Yuri Sucart Faces Prison After Years Doing A-Rod's Dirty Work

It's hard to imagine a character less suited to Alex ­Rodriguez's luxury lifestyle of private jets and South of Fifth condos than the shackled man federal agents led into the DEA's Weston headquarters the morning of August 5.

Yuri Sucart was clad in a baggy white T-shirt, ill-fitting black pants, socks, and sandals. He looked more like a paunchy, bald soccer dad than a guy who'd spent decades in A-Rod's tight inner circle. Yet the truth is, no one was closer to the suspended Yankees superstar through his entire baseball career than his older primo.

Along with Biogenesis owner Tony Bosch, Sucart was arrested last week. Bosch has already admitted to a host of sins, from supplying scores of Major League Baseball players with performance-enhancing drugs to doping up at least 18 high school athletes. Less attention has been paid to Sucart's arrest on six counts of illegally distributing testosterone.

Charges against the pair and five others mark the emphatic coda to a saga that started with a New Times investigation in January 2013 and peaked last summer with the suspension of 15 professional ballplayers tied to Bosch, including a season-long ban for A-Rod.

But Sucart's own remarkable tale shouldn't be overlooked. It's told for the first time in a book I recently wrote with former Miami New Times senior writer Gus Garcia-Roberts, Blood Sport: Alex Rodriguez, Biogenesis and the Quest to End Baseball's Steroid Era.

Sucart's life began spiraling out of control after A-Rod betrayed him in a 2009 doping scandal. In the five years since, he's been mired in a morass of mortgage foreclosures, bankruptcies, failing health, and terrible decisions — including, according to Bosch's records, at least, delivering his own ball-playing teenaged son to Biogenesis. Though Bosch has bonded out, Sucart still sits in federal custody. He's apparently ill, facing deportation to his native Dominican Republic, and is so broke that his family has started an online campaign to fund his legal defense.

"My family has no assets, home, or anywhere to run to, financially speaking, to try and bail out my dad," his daughter, Ashley Sucart, writes in an online plea. "My family and I have been through a lot. The only thing we want is to be at peace."

Sucart was born in the D.R. in 1962, 13 years before Rodriguez. The son of a brother of Lourdes, A-Rod's mom, Yuri bounced among extended family on the island and in New York after a car wreck in the Dominican killed his mother. He spent significant time in the cramped Washington Heights apartment where A-Rod grew up. "He's been with me since I was born," Rodriguez told the Associated Press.

When a young Rodriguez moved to Miami with his mom and developed into one of the top high school prospects in history, his older cousin followed a more prosaic path, bouncing between a job with a water utility in Santo Domingo and a gig as a blacksmith in South Florida. By the time A-Rod was astonishing scouts with monster home runs as a teenaged shortstop for Westminster Christian School, Sucart had moved back to New York with his wife and was eking out a living as an unlicensed gypsy cabdriver.

The cousins stayed in touch, though, and Sucart knew there was a standing offer: When A-Rod's inevitable big-league contract came after his senior year, he could plan on being his full-time gofer.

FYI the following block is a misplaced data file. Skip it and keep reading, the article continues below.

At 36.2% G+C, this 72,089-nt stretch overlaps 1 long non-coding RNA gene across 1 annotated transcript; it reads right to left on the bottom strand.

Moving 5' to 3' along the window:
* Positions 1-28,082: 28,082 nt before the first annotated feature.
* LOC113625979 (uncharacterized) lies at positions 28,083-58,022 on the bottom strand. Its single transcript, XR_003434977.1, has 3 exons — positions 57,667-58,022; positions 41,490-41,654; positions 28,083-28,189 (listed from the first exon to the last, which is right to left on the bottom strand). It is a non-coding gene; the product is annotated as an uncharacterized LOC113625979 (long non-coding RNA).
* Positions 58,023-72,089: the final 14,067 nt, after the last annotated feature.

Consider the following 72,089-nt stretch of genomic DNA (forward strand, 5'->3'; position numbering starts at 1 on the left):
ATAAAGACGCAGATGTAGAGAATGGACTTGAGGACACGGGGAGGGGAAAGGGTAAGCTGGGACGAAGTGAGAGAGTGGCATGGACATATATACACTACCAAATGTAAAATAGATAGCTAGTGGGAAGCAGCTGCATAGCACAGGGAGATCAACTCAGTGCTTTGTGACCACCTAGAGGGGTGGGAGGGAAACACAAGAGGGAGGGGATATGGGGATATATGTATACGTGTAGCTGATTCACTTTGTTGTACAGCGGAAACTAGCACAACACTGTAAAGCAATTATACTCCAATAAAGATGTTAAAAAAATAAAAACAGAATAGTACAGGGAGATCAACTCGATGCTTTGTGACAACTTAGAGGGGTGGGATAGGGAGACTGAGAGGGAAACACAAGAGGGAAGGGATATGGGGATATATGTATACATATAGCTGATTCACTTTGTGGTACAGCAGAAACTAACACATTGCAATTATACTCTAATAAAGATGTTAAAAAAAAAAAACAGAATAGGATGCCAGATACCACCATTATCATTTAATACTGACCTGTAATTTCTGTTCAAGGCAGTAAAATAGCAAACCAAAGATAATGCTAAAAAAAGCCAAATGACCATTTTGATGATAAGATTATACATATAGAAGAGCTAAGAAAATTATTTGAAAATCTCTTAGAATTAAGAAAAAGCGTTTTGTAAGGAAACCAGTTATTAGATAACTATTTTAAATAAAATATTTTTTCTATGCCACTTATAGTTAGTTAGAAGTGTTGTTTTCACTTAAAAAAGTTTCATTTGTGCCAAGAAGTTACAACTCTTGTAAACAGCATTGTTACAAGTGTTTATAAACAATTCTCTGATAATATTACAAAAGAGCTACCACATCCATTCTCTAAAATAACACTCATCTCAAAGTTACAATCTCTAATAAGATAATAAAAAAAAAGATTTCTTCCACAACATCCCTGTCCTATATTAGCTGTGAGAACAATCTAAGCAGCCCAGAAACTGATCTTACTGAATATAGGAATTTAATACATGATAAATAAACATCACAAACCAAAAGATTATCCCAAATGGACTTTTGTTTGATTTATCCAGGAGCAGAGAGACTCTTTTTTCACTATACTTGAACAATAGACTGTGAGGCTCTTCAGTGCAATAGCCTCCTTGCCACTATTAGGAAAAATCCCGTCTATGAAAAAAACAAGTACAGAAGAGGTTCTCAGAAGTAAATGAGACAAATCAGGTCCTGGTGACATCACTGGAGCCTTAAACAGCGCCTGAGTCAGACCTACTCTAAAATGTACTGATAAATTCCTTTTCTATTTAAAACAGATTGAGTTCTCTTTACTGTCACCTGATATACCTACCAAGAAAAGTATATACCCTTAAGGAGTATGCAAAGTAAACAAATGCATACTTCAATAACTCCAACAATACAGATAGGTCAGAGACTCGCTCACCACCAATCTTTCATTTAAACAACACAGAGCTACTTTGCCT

But on May 13, 1993 — two days after A-Rod's high school career ended with a playoff loss — a previously unreported event upended Sucart's life and set the stage for decades of dependence on his famous relative.

It started in the lobby of a Washington Heights building, where an undercover cop paid $35 for two balls of tin foil filled with crack. As soon as the deal went down, uniformed officers raced around the corner. A few minutes later, officers arrested a man matching the description of one of the crack dealers, the operation's so-called "Boss Man." His real name: Yuri Sucart.

Sucart's legal drama dragged on for almost three years. He swore that police had the wrong guy. And the other drug dealer, 18-year-old Lincoln Daniel Persaud, recanted on the stand after first telling cops Sucart was his accomplice. The jury, though, deadlocked thanks to one holdout who thought Sucart was guilty, and he was sent back behind bars.

In March 1996, Sucart was still in Rikers Island as Rodriguez prepared for his first full Major League season as the Seattle Mariners' starting shortstop, his offer of employment still standing. Sucart soon agreed to plead guilty to felony criminal sale of a controlled substance. He got off with time served.

But it was a stiff price to pay. Sucart was now a felon. Because he had never become a U.S. citizen, his immigration status was iffy. Worst of all, he may well have been innocent. For Blood Sport, we tracked down Persaud in Washington Heights. Now nearing 40, the onetime crack-dealing teen said Sucart was guilty of only one thing: looking like the real "Boss Man."

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Tim Elfrink is an award-winning investigative reporter, the managing editor of the Miami New Times and the co-author of "Blood Sport: Alex Rodriguez and the Quest to End Baseball's Steroid Era." Since 2008, he's written in-depth pieces on police corruption, fatal shootings and social justice issues across South Florida. He's won the George Polk Award and has been a finalist for the Goldsmith Prize for Investigative Reporting.
Contact: Tim Elfrink